Bordeaux 2004: Full of pleasures, and surprises
Vintage 2004 was a great Bordeaux year. The wines have all the qualities that make Bordeaux delicious and special: fruit, freshness, good tannins, balance and elegance.
But collectors can turn away now. This will not be a vintage for speculating, or selling later at a profit. This is a vintage to drink, at prices that will be at the same level, or even lower than, those of 2002. Only the top few, in short supply, need be considered for futures buying.
That is the verdict from the barrel tastings that took place in Bordeaux in early April. Producers and buyers alike agreed that 2004 was much better than could have been expected, considering the average summer weather. In fact, the year turned out to be typical Bordeaux. A cool early spring was followed by a warm flowering and warm early summer. August brought typical tropical conditions, hot and humid, with the ever-present threat of rot in the vineyards.
As so often in Bordeaux, the vintage was saved by a September of hot, dry days and cool nights. The result was one of the latest harvests ever, starting almost one month after 2003, as producers allowed the grapes to hang. "This is a great vintage, more classic than 2003," said Paul Pontallier of Château Margaux. "It resembles 1996 with impeccable purity and breed. It has concentration, but the purity of the fruit is wonderful."
All producers commented on the freshness, the fruitiness and the acidity. They also commented on its homogeneity. "There are some great wines this year," said Patrick Maroteaux of Château Branaire-Ducru in Saint-Julien. "There is less of a difference between Left and Right Bank. And the wines will have the ability to age."
2004 is a year for Cabernet Franc and Merlot from the Right Bank, for perfumed elegance from Margaux, for the balance of Saint-Julien. It is also a great year for dry whites, but a less great year for the sweet whites. "In 2004, the range is more mixed in Sauternes, said Xavier Planty of Château Guiraud, but it is more elegant [than 2003]. We made 30 percent less because of rain." Though producers and buyers are impressed with the quality of the wines, they are concerned with the futures sales themselves. "It is not a futures year, except for the chateaus in the golden circle of the top 50 properties," said Hamilton Narby of négociants Vinta Bordeaux. Under the Bordeaux system, the chateaus sell to Bordeaux merchants, the négociants, who then sell to importers.
"The weather in 2003 was exceptional," said Narby. "Exceptional in 2003 meant unusual. Last year, Bordeaux succeeded in persuading the world that exceptional meant great. They can't do that again this year." "As far as the market is concerned, it is after deals," Alain Sichel of négociant Maison Sichel said. "There won't be much speculation, people will only buy if the price is right. Buyers will need to choose the right wine and the right price. Buyers don't actually need any wine, but may buy with good offerings."
The right price for buyers is on the same level as 2002, or even below. Already, Château Valandraud's Jean-Luc Thunevin, the grandfather of garage wines in Saint-Emilion, has cut his price by half from 2003's lofty levels. But in the final analysis, Bordeaux has sighed with collective relief that 2004 is so good. "We can take comfort from the fact that 30 years ago, this vintage would have been a disaster," said Christian Moueix, whose family owns Château Pétrus in Pomerol. "We had neither the techniques nor the money then."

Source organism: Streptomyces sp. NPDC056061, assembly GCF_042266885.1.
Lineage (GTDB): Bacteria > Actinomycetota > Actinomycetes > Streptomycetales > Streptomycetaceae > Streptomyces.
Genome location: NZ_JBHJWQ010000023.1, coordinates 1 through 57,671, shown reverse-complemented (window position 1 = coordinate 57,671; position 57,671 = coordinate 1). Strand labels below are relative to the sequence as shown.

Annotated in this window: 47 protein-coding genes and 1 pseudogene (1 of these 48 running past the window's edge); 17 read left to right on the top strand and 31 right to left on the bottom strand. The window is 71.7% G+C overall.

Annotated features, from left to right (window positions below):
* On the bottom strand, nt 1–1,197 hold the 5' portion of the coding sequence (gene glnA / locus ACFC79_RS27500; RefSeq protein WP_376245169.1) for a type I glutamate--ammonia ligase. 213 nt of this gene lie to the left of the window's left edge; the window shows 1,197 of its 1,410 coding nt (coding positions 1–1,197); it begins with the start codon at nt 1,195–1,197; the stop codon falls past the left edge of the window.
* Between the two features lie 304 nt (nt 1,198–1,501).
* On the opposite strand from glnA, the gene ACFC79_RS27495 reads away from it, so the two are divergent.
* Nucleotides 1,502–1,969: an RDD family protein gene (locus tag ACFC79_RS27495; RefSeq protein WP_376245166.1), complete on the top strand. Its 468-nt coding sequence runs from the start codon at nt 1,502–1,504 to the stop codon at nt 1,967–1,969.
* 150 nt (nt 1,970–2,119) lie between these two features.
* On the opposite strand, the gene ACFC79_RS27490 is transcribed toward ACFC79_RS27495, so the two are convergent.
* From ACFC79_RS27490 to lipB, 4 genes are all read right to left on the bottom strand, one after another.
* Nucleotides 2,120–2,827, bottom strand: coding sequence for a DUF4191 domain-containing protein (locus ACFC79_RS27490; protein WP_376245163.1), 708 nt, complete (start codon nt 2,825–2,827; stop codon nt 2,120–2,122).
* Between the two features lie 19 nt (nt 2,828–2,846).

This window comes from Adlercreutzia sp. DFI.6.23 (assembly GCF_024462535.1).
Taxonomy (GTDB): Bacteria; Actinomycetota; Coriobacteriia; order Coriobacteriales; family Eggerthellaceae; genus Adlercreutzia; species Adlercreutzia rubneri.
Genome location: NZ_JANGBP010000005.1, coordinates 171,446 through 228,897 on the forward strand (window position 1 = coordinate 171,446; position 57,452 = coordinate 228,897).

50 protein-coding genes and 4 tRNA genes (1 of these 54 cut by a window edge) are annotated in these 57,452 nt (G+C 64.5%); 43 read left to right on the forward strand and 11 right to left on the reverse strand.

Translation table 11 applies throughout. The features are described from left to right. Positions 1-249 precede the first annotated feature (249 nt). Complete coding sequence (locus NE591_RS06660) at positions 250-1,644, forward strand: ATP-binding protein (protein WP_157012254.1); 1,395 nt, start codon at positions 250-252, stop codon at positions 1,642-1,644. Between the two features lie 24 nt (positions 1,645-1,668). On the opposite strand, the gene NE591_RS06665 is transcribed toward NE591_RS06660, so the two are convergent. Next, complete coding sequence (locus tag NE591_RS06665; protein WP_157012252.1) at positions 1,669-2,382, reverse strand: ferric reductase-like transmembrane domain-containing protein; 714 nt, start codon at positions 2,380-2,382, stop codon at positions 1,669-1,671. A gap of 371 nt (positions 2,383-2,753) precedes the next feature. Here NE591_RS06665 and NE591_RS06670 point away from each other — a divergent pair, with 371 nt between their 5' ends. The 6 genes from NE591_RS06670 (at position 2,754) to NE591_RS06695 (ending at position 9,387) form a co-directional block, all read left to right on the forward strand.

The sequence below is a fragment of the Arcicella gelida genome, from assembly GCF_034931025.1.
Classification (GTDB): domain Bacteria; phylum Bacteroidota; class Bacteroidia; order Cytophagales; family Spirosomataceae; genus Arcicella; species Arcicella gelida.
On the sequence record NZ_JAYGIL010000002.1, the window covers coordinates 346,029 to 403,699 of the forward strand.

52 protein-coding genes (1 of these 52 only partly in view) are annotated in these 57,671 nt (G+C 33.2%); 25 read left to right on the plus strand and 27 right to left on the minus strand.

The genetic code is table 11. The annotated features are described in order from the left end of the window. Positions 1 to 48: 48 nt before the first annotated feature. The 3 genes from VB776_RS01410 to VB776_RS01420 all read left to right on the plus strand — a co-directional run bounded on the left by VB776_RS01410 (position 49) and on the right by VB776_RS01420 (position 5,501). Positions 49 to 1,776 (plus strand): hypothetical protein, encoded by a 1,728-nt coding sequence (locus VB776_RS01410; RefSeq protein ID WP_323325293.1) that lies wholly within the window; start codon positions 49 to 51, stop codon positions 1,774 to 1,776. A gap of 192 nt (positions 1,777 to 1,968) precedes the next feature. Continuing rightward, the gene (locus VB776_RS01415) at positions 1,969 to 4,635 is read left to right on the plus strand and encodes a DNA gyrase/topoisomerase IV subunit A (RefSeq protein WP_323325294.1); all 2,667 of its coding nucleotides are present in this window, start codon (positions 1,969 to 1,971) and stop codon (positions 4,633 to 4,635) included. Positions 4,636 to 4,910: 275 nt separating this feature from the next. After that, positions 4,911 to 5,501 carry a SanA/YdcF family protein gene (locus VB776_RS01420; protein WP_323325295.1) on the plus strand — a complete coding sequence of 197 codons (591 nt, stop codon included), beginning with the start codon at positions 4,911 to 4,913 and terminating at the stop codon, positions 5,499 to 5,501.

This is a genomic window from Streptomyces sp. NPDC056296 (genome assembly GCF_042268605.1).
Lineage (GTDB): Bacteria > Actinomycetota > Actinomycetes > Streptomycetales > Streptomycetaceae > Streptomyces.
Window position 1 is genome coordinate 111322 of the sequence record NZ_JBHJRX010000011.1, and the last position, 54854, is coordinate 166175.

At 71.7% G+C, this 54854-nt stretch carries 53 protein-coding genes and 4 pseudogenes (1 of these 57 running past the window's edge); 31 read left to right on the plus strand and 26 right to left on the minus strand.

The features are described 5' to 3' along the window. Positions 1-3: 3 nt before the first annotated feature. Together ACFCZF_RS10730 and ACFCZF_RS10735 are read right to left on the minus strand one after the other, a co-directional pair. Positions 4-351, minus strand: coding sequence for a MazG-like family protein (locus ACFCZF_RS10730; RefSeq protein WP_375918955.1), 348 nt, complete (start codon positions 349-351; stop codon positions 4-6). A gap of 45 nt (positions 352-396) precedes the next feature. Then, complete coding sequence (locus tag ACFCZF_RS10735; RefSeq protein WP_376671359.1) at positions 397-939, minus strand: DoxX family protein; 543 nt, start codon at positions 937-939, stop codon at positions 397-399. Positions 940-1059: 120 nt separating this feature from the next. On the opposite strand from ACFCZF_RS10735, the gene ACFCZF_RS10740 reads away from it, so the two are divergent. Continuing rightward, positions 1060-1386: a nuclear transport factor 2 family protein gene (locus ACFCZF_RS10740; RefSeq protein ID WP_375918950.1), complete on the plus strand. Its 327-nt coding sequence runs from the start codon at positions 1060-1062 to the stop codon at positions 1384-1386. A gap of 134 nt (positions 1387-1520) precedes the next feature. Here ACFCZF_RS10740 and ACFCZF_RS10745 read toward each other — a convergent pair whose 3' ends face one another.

The association of Sicilian vintners has awarded Wine Enthusiast's contributing editor Monica Larner one of two "best foreign coverage of Sicilian wine" journalism awards.
· Italy's Bartolo Mascarello, the sturdiest pillar of Barolo tradition, died at his home in Piedmont on March 12 at the age of 78. His daughter, Maria-Teresa, continues to carry forth his winemaking philosophy of long macerations and strict use of oak casks over imported barrique. Mascarello always spoke his mind and claimed to have filled every inch of his cellar "so that when I die there will be no room for barrique."
· French environment minister Serge Lepeltier stated that the drought in France is probably the worst in 50 years.
· Marchese Piero Antinori and his brother, Lodovico, announced in March that they would once again make wine together at Tenuta Campo di Sasso in Tuscany's Bibbona. The wine will be available beginning in 2008. Located just north of Bolgheri, the 75-hectare estate will house a luxury hotel and restaurant. The brothers will also produce Sauvignon Blanc in New Zealand under Campo di Sasso Limited, Marlbourgh.
· Former Pixar EVP and CFO Ann Mather joins the board of directors of Wine Network Inc, the world's first and only television channel dedicated to wine.
· NYC has melded food, fashion and design; newly opened Fashion/Plate NYC is a bar and boutique by day, and a restaurant, titled Plate NYC, by night. www.fashionplatenyc. com · After eight years with COPIA, The American center for wine, food and the arts, president and founding director Peggy Loar has stepped down to pursue other opportunities. Arthur Jacobus will take Loar's position.
· Think you're a true Bordeaux fanatic? The new edition of the must-have Bordeaux bible, Bordeaux and its Wines, by Charles Cocks is now available. (Wiley, $200) · Guy Noel Stout, Society of Wine Educators director, has earned his Master Sommelier certification.
· Tennis and wine were the perfect love match when The USTA Tennis & Education Foundation hosted a wine tasting and auction at Sotheby's in Manhattan. Attendees included International Tennis Hall of Famers Pam Shriver and Jim Courier; the 106th Mayor of the City of New York and USTA Board Member David N. Dinkins; and USTA Board Member and former WTA Tour player Katrina Adams (see photo).
· Wilson Daniels Ltd has appointed Andrew R. Fromm president and chief operating officer.